Thursday, October 18, 2012

Ambac Vacation Notice

I'm not going anywhere. Nor is Ambac. Nor is the IRS. Or are they? The answer to that question will determine whether Ambac's Plan of Reorganization goes on vacation in turn.

Max Webber told you that a federal bureaucracy would take this long. The innards of this federal behemoth have churned for months without acting on Ambac's settlement offer. Our lawyer friend recently pointed out the interesting consequences of this inaction.

Under U.S. law, a confirmed plan of reorganization under Chapter 11 can only be reversed in the case of fraud and even then only within a few months of confirmation. The court confirmed Ambac's plan 7 months ago. Ambac had so many moving parts, it required an intricate plan with several contingencies, not least of which was a time limit for consummation of the plan. If the plan was not consummated within six months of confirmation, the debtor would - and does now - have the right to vacate the plan. If the plan is not consummated within a year, then it shall automatically be vacated.

This consummation thing is more than standard language for a marital prenup. Consummation of the plan entails Ambac actually exiting bankruptcy, something that cannot occur if an IRS settlement does not close.

Let's say this one last way. Ambac has the right to vacate the confirmed plan of reorganization at this moment, and it will automatically vacate the plan if a massive federal bureaucracy doesn't agree to a settlement by March 14, 2013.

It's time for a discount double check.

We hope you already bought DISCS when we published this. We did, and after learning about this predicament we sold our Sr. Unsecured (38-40) and put about half the proceeds into more DISCS (4-5.5). It turns out that this is a compelling trade whether the POR is implemented (still our base case) or not.

Let's look at valuation under the POR first. With 1.5% of the common and 10% undiluted of the company at a strike price of $750M, the DISC to Sr. Debt price relationship is severely disjointed given the extreme set of possible outcomes. Sr. Debt with a price of 40 currently values the holding company at $500M. This translates into a value of about 1.875 for the common equity portion of the DISCS. To justify the implied value of the warrants with their decade-long life, a black-scholes model produces an implied volatility of 23%, less than twice today's VIX. The smartest investors know that physics equations are too heavily relied upon in finance and economics today. With that in mind, scenario analyses can provide greater insight.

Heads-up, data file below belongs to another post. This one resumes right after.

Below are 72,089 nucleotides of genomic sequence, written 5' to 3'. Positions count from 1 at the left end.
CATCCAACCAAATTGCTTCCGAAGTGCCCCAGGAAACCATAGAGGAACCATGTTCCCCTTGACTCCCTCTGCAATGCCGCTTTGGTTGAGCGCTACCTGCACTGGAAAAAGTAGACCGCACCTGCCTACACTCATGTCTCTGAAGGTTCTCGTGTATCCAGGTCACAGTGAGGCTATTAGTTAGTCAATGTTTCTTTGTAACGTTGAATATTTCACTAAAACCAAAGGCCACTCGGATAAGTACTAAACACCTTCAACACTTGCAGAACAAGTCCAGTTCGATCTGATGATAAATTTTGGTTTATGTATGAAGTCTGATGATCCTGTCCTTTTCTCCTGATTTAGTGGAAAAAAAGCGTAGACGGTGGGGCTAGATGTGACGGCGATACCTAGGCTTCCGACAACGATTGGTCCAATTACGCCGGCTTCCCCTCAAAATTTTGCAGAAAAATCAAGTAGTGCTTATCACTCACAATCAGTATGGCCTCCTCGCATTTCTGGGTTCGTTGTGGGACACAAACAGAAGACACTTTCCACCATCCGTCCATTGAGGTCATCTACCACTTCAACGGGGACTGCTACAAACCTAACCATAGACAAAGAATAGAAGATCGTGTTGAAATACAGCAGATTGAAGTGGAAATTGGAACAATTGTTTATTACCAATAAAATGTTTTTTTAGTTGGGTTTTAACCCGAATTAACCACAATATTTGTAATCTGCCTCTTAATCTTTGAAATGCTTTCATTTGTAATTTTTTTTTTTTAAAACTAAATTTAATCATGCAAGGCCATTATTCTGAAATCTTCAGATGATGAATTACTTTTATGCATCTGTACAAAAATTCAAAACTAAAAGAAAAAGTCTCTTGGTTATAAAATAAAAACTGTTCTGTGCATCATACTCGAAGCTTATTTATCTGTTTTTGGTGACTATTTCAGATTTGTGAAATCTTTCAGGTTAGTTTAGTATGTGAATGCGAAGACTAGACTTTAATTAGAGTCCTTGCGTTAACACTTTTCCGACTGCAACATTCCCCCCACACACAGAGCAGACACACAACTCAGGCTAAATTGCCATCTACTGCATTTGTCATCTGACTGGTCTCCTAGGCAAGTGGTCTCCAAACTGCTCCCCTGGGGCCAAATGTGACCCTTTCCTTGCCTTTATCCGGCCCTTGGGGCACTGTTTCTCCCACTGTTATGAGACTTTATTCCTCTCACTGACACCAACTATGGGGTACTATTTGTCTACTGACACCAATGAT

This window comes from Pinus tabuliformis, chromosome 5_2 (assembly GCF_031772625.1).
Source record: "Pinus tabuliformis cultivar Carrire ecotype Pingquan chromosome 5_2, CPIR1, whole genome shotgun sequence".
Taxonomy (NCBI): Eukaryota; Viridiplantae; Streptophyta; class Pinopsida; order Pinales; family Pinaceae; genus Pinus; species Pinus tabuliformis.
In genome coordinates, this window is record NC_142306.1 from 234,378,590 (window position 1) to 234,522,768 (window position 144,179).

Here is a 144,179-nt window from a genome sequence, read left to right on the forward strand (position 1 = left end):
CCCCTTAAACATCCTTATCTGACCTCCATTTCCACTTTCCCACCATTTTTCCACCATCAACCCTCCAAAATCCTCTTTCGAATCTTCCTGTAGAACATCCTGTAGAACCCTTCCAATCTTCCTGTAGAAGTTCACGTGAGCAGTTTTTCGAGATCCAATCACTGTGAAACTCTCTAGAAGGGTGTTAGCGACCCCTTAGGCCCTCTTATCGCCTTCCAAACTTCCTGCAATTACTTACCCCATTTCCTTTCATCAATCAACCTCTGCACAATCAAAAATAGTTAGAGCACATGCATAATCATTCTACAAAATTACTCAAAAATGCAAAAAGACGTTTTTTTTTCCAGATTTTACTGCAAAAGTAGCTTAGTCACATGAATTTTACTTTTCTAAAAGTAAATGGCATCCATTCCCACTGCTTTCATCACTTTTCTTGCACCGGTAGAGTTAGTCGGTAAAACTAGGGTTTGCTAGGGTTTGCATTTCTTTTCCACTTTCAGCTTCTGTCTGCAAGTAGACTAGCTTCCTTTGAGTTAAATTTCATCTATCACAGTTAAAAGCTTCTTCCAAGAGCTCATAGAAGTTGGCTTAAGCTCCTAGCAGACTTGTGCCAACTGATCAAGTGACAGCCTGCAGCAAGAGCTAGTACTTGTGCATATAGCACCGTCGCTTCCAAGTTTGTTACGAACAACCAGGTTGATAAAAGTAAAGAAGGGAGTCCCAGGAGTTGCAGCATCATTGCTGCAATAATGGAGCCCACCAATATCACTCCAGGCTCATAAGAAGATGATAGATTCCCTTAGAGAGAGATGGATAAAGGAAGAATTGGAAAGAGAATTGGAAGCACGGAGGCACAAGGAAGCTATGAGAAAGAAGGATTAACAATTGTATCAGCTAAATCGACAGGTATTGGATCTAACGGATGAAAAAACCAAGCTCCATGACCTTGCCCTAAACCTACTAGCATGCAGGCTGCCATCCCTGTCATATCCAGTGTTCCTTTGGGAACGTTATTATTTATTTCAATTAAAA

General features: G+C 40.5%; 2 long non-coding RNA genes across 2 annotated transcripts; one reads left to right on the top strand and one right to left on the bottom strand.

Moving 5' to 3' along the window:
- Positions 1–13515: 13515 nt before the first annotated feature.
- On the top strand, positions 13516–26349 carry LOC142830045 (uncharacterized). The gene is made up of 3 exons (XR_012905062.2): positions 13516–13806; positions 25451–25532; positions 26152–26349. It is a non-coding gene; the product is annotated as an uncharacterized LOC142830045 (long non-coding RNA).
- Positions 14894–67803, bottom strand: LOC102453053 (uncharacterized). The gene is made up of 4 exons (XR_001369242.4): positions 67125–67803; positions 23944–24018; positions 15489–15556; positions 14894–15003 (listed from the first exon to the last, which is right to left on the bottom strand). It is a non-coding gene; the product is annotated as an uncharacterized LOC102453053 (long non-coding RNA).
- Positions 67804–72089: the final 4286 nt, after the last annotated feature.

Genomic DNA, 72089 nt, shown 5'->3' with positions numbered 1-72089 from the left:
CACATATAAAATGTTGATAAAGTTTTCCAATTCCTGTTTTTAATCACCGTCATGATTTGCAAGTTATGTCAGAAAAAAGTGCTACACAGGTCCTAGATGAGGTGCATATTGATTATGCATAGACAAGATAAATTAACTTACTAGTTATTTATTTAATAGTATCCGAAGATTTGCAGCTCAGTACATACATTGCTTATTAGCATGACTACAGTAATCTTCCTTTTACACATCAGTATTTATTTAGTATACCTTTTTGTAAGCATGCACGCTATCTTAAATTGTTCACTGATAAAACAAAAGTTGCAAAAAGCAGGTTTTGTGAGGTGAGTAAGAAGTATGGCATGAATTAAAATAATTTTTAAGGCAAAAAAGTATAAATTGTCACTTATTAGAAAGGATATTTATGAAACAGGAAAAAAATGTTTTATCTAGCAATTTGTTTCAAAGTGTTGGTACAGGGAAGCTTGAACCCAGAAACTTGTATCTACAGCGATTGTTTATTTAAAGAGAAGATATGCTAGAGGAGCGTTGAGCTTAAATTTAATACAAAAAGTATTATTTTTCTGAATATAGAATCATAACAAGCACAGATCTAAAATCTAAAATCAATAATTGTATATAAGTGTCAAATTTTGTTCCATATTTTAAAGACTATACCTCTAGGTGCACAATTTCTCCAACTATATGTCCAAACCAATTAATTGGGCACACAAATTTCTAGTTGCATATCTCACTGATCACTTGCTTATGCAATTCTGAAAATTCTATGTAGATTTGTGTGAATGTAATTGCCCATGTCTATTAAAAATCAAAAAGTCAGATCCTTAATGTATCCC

A peak at our adjusted statutory book value translates into a residual value of AFGI (the Hold Co) of $1.5B. That would translate into a value for the DISC's warrant rights of 18.75 and common equity rights of 3.75 for a total value of 22.5 per bond (4.5x current price). Meanwhile the Sr. Unsecured would be valued at about 110 per bond (2.5x current).

The above analysis takes loss reserves at face value. We have discussed the strength of the financial guarantor position in their legal battles over mortgage repurchases. We stand with Jay Brown in his view that the repurchase remedy can, should, and will (if the guarantors see it through) cover 100% of losses as long as the deal sponsor is still solvent. If we assume an 80% recovery rate on Ambac's lawsuits against solvent banks, residual value of AFGI moves to $3.5B; DISCS to 80 (16 x current); Sr Debt to 244 (6x current).

Given that our bear case scenarios (which we view as unlikely) of failure in R&W litigation or liquidation of the hold co would leave both Sr. Debt and DISCs close to or actually worthless, we view the leveraged return potential of the DISCs as highly attractive.

That is all good and well if the IRS hive mind approves the settlement offer by spring. This could all be settled tomorrow, but that is anything but a safe bet to an outsider. So what happens to Ambac and the DISCS if the POR goes up in smoke?

Our debtor would not be liquidated. Rather, another plan would need to be crafted. This presents the threat of a new POR that gives Sr. Debt more or all interests in the reorganized debtor and less or none for the DISCS. This is most likely if the underlying enterprise value of Ambac is less than at the confirmation of the current POR. An equal and opposite force exists: if the enterprise value is higher, then a new POR would more likely give DISCS greater recovery.

Given current market prices of Ambac debt and the ripening of repurchase litigation for harvest, the risk seems to the upside. For DISCS holders, vacation is still a nice treat.

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